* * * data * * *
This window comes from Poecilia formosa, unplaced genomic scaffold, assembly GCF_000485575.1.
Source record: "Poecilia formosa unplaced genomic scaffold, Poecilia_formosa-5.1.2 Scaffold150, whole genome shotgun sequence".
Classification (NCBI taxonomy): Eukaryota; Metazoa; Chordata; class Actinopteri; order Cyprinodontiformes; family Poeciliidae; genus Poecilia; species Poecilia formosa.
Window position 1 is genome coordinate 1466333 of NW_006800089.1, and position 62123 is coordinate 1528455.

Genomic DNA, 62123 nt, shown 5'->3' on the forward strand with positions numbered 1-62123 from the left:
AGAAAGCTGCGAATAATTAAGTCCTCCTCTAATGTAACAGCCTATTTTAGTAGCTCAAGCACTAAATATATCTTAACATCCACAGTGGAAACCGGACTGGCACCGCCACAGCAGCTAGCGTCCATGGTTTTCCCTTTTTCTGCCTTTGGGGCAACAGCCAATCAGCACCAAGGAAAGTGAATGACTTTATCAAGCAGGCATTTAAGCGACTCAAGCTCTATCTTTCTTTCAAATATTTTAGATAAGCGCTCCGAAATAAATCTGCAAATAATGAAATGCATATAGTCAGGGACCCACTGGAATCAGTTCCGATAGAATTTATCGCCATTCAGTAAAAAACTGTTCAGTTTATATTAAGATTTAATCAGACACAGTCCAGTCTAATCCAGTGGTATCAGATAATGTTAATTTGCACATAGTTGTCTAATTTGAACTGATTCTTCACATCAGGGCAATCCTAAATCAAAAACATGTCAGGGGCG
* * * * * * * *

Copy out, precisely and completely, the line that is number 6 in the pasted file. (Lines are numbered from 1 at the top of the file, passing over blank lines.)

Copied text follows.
AGAAAGCTGCGAATAATTAAGTCCTCCTCTAATGTAACAGCCTATTTTAGTAGCTCAAGCACTAAATATATCTTAACATCCACAGTGGAAACCGGACTGGCACCGCCACAGCAGCTAGCGTCCATGGTTTTCCCTTTTTCTGCCTTTGGGGCAACAGCCAATCAGCACCAAGGAAAGTGAATGACTTTATCAAGCAGGCATTTAAGCGACTCAAGCTCTATCTTTCTTTCAAATATTTTAGATAAGCGCTCCGAAATAAATCTGCAAATAATGAAATGCATATAGTCAGGGACCCACTGGAATCAGTTCCGATAGAATTTATCGCCATTCAGTAAAAAACTGTTCAGTTTATATTAAGATTTAATCAGACACAGTCCAGTCTAATCCAGTGGTATCAGATAATGTTAATTTGCACATAGTTGTCTAATTTGAACTGATTCTTCACATCAGGGCAATCCTAAATCAAAAACATGTCAGGGGCG